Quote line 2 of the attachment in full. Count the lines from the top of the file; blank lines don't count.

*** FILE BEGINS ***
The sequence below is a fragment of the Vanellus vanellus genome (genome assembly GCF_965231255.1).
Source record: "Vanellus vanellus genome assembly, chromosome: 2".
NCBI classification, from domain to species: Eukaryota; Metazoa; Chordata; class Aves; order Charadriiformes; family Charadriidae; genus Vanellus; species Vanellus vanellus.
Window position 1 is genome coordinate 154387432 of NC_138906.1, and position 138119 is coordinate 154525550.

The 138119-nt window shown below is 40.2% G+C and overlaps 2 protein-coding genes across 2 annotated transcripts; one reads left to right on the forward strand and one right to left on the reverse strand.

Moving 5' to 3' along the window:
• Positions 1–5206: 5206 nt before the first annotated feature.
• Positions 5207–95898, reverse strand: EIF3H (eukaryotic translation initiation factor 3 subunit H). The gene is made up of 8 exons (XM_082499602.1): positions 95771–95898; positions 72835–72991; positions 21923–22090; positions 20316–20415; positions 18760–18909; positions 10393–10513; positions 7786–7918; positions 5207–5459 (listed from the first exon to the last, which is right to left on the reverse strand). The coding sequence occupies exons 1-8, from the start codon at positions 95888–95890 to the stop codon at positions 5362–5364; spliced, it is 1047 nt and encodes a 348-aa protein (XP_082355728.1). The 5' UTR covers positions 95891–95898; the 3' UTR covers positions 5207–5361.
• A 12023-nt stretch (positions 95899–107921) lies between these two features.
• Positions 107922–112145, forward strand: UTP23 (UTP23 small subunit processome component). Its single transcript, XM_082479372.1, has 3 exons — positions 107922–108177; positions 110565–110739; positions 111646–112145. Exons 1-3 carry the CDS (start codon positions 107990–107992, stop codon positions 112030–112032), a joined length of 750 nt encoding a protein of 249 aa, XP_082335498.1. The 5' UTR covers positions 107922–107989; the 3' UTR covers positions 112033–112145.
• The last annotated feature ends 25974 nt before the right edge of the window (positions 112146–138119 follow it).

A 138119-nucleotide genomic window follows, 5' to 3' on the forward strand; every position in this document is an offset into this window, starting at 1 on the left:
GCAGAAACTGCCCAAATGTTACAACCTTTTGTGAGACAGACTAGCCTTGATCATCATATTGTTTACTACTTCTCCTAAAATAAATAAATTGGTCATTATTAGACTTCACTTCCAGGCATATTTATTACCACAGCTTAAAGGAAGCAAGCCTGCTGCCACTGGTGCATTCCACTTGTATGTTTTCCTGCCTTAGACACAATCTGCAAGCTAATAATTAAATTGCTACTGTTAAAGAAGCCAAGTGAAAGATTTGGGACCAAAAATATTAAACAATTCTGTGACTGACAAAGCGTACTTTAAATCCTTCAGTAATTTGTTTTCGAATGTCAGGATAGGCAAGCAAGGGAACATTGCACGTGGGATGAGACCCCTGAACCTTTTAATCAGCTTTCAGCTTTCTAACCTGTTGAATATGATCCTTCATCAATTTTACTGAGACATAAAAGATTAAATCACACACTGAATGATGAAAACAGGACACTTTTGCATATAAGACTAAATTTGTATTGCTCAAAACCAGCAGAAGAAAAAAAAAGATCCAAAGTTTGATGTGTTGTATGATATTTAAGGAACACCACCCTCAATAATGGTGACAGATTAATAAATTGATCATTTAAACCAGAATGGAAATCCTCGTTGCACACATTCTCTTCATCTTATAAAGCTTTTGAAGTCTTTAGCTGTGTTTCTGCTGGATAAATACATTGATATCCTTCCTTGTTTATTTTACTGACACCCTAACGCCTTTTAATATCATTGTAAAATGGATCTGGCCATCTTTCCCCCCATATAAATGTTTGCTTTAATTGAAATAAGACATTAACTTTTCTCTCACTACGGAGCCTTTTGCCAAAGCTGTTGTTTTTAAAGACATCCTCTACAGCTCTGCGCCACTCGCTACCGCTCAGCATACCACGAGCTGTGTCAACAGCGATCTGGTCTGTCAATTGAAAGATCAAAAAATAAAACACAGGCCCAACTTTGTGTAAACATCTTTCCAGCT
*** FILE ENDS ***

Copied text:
Source record: "Vanellus vanellus genome assembly, chromosome: 2".